Over the years, we all stopped writing. A shame, as given my little wave of nostalgia, I’m now suddenly wondering what ever happened to these folk. Especially for the other teens, how did things turn out? Are they still alive, what are they doing… so, just for the hell of it, here’s the list of my old penpals – after all, I’ve got (maybe) all these readers out there from all over the world, perhaps one of you knows one of these people and will put us back in touch! My folder contained just a list of names and birthdates (the vast majority of these friends were born between 1957 and 1961, just to help narrow it down) and a few postcards, so I don’t even remember the cities that most of these folks lived in, and I don’t seem to have photos of all of them, though, it’s possible I didn’t to begin with – it’s been awhile…


Harpa Sigurdarsdottir
– Harpa Sigurdardóttir
Eggert Kristjansson
– Eggert Kristjansson (Reykjavik, postmaster – presumably by now since he was in his late 30s/early 40s in the mid-1970s, former postmaster, Birthday: December 7)
Lilja Fridriksdottir
– Lilja Fridriksdóttir, Birthday: September 15, 1959
Soffia Agnes Steffansdottir
– Soffia Agnes Stefánsdóttir, Birthday: June 15, 1959
Alla Runa Thorkelsdottir
– Alla Rúna Þorkelsdóttir, Birthday: November 30, 1959
Gisli Sveinsson
– Gísli Sveinsson (Leifsgótu 27, Reykjavik), Birthday: March 30, 1961
Svala Hannesdottir
– Svala Hannesdóttir, Birthday: August 21, 1959
Agnes Guberasdottir
– Agnes Gubberasdóttir, Birthday: May 18, 1959
Gudny Maria Sigurdarsdottir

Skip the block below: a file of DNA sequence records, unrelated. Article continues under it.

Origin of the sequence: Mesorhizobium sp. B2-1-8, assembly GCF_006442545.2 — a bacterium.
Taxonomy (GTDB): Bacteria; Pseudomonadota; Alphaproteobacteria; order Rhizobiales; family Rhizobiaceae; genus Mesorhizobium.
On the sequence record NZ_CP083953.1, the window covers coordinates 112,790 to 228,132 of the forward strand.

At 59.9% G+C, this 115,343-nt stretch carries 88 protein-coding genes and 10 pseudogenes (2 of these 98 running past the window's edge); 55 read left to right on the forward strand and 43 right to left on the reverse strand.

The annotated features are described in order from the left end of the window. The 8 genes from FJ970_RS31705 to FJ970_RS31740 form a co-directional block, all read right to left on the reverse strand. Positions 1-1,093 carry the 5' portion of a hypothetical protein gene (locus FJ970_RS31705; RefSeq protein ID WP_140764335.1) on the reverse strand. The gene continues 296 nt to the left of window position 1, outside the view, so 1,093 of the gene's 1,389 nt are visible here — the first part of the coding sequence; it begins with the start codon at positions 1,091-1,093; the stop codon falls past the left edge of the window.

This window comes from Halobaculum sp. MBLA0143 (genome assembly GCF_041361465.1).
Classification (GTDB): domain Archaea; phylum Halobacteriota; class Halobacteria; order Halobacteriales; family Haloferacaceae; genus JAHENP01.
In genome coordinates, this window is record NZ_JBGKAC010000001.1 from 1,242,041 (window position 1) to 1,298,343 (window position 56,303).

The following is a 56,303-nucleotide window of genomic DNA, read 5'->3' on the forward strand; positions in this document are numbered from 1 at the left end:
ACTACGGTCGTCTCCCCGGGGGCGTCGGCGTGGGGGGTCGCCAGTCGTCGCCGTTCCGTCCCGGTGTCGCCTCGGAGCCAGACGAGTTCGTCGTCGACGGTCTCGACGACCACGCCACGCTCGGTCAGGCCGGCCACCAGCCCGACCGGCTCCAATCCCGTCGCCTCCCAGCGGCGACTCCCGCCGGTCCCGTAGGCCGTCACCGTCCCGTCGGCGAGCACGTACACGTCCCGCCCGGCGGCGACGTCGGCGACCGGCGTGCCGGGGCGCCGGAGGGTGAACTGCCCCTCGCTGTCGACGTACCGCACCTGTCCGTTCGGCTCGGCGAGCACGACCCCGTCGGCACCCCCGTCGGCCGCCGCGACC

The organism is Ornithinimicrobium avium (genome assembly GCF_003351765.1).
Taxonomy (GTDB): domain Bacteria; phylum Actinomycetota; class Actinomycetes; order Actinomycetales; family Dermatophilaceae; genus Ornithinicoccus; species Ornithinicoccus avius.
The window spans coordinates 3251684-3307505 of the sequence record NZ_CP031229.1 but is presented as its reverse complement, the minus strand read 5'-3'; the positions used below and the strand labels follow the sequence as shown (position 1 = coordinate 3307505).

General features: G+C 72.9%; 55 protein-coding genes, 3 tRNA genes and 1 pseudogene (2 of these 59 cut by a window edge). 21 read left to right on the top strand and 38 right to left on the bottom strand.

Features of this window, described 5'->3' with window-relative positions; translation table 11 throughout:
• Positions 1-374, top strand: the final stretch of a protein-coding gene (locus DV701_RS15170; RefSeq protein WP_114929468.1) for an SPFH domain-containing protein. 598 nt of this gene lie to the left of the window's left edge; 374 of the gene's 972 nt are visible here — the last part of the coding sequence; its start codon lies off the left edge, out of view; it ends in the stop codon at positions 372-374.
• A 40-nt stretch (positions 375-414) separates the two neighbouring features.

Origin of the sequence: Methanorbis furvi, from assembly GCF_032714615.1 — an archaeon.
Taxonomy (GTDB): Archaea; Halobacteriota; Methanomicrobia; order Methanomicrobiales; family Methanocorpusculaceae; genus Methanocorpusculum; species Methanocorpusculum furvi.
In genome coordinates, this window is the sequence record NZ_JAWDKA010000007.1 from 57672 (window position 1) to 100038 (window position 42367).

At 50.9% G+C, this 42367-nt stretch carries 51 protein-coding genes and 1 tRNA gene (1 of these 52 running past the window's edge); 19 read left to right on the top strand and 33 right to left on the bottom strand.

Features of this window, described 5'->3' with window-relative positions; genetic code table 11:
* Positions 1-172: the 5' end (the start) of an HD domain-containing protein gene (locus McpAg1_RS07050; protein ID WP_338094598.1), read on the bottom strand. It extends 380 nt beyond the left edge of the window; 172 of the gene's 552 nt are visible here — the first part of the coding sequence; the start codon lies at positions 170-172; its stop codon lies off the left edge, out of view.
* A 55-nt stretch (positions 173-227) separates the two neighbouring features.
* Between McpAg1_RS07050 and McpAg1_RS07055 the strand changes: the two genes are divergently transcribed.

– Guðny Maria Sigurðardóttir, Birthday: April 21, 1961 [Found in March 2014 through Facebook!]
– Sjofn Sigfúsdóttir, Birthday: March 26, 1960 [Found in early 2016 through Facebook!]
– Ragnhildur Oskarsdóttir, Birthday: May 17, 1959


Rosa Riba
– Rosa Riba (Badalona), Birthday: January 17, 1961


Chiaki Yabata
– Chiaki Yabata, Birthday: March 2, 1958
Yoko Kobayashi
– Yoko Kobayashi (16 Konyacho, Kawasaki, Kanagawa), Birthday: July 11, 1957
– Tsuyoshi Nakamura


– Omar Bonatar

Great Britain

Sarah Peplow I’m honestly not sure – the photo’s unlabeled, I think it’s Sarah, but this might be a photo of one of the other two…
– Sarah Peplow
– Helen Dixon, Birthday November 19, 1958
– Jane Kendall, Birthday: December 8, 1958

Sweden… I think

– Bo Neilsen


– Rene Schindelholz

South Korea

Sung Kag Kim
– Sung Kag Kim

Sri Lanka

John Romvald Hapuarachchy John Romvald Hapuarachchy
– John Romvald Hapuarachchy (last I heard from him, he sent me a note in the early 80s telling me he’d become a Catholic priest and could no longer be friends with me because I was gay, and was going to pray that I’d change. Ahh, “the church” at its best.)


– Gerard Hough


Franck Leverrier
– Franck Leverrier (a cousin on my stepfamily side – the only one I’m still in touch with, who now lives in Vigo, Spain)


Martin Rodriguez
– Martin Rodriguez (last I heard living in Texas)